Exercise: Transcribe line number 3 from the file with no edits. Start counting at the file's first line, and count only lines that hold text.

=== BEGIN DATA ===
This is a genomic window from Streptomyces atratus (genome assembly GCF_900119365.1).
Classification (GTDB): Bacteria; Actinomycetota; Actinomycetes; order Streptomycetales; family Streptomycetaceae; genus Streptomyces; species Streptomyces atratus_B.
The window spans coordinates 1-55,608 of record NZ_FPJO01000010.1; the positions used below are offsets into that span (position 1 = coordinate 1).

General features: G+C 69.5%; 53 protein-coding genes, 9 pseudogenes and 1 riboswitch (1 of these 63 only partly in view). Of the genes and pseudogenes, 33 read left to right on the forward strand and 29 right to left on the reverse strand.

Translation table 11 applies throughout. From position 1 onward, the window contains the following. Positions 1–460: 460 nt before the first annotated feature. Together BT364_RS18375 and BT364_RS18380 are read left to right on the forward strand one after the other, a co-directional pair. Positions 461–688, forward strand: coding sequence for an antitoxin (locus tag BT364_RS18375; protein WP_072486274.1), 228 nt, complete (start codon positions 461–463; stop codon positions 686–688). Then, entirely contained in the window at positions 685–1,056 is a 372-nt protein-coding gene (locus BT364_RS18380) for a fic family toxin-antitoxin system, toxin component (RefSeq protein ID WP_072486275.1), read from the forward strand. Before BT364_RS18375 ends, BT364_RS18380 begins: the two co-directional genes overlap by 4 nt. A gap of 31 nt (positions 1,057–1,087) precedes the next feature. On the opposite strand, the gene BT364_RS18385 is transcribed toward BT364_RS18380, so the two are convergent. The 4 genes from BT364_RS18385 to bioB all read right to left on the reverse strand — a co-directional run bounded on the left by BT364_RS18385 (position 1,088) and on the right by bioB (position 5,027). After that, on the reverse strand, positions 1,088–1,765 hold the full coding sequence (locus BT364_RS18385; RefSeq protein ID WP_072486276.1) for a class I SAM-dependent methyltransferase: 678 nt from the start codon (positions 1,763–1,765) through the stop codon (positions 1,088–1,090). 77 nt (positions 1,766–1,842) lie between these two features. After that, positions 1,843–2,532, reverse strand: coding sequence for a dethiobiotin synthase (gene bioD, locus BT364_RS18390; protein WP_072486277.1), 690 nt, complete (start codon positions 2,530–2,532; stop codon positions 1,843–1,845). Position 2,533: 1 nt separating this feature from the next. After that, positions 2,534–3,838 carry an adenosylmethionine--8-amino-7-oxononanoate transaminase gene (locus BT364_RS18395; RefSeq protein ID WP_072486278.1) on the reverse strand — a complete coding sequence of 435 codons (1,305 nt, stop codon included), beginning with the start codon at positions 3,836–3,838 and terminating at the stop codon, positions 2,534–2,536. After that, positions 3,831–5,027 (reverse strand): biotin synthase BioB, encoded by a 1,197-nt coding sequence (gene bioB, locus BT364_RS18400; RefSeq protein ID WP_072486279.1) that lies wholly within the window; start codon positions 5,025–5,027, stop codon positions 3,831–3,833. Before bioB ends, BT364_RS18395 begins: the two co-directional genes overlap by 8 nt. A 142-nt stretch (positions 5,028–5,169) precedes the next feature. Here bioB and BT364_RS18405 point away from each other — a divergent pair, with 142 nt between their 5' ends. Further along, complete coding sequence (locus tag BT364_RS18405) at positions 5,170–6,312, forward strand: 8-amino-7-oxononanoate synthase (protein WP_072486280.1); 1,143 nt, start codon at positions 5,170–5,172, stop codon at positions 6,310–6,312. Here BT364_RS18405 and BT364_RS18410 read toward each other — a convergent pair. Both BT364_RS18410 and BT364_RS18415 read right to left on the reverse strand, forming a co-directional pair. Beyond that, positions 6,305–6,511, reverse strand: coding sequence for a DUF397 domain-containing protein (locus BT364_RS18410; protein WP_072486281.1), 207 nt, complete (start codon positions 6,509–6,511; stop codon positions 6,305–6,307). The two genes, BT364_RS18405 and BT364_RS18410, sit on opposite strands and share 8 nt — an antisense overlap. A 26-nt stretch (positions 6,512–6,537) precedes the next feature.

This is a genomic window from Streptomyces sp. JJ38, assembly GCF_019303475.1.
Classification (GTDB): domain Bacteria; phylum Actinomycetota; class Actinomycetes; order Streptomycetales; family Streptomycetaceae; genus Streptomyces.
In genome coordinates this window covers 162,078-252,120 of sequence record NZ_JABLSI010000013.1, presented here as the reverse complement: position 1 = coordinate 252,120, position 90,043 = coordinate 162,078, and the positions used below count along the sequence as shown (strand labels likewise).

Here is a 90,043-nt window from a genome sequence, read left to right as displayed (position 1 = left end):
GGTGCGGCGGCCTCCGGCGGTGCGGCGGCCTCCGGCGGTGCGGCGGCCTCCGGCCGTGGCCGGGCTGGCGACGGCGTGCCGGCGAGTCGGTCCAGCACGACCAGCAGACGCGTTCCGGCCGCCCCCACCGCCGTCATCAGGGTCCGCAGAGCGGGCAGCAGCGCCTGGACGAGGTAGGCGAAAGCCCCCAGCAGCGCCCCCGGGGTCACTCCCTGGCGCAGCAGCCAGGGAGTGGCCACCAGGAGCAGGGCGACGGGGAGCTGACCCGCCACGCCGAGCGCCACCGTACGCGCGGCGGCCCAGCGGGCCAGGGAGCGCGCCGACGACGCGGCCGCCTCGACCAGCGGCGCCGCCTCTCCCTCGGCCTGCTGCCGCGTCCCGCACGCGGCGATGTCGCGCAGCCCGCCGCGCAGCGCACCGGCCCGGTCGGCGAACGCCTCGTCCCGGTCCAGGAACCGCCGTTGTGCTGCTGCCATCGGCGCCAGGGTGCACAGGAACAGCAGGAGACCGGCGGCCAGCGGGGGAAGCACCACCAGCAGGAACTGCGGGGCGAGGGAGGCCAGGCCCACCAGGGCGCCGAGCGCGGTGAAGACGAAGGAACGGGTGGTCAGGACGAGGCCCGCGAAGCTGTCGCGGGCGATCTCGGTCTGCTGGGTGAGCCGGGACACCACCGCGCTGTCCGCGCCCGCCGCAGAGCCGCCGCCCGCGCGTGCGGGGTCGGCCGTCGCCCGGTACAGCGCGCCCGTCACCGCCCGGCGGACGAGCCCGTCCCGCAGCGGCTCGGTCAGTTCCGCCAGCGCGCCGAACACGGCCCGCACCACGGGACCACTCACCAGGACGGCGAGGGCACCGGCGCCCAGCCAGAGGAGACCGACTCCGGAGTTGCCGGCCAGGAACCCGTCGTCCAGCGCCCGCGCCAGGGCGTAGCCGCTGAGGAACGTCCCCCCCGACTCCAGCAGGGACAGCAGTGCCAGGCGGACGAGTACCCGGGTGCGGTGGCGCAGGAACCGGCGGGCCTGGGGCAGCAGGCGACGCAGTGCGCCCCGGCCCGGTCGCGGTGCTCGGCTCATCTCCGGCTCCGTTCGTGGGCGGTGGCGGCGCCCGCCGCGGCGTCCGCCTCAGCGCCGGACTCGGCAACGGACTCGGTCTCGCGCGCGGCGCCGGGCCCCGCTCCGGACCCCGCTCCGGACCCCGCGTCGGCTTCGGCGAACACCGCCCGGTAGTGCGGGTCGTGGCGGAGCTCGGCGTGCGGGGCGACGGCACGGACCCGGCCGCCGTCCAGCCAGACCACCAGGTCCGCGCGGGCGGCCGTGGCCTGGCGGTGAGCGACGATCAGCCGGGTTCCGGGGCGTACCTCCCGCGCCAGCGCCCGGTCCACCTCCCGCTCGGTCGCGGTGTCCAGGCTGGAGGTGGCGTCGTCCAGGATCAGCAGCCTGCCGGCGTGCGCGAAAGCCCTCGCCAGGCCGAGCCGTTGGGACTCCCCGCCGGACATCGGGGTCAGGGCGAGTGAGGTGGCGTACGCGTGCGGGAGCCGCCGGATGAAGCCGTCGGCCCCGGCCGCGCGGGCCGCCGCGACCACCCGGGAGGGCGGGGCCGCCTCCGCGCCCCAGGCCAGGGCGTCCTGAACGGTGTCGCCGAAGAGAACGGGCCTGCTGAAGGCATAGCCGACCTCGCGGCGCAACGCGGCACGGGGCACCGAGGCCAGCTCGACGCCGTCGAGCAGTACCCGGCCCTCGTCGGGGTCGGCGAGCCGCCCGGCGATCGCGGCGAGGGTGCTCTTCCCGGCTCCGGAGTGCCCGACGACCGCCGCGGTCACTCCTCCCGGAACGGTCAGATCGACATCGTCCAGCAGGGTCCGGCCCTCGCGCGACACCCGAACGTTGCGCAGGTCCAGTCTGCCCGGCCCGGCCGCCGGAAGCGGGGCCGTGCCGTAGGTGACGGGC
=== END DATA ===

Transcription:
The window spans coordinates 1-55,608 of record NZ_FPJO01000010.1; the positions used below are offsets into that span (position 1 = coordinate 1).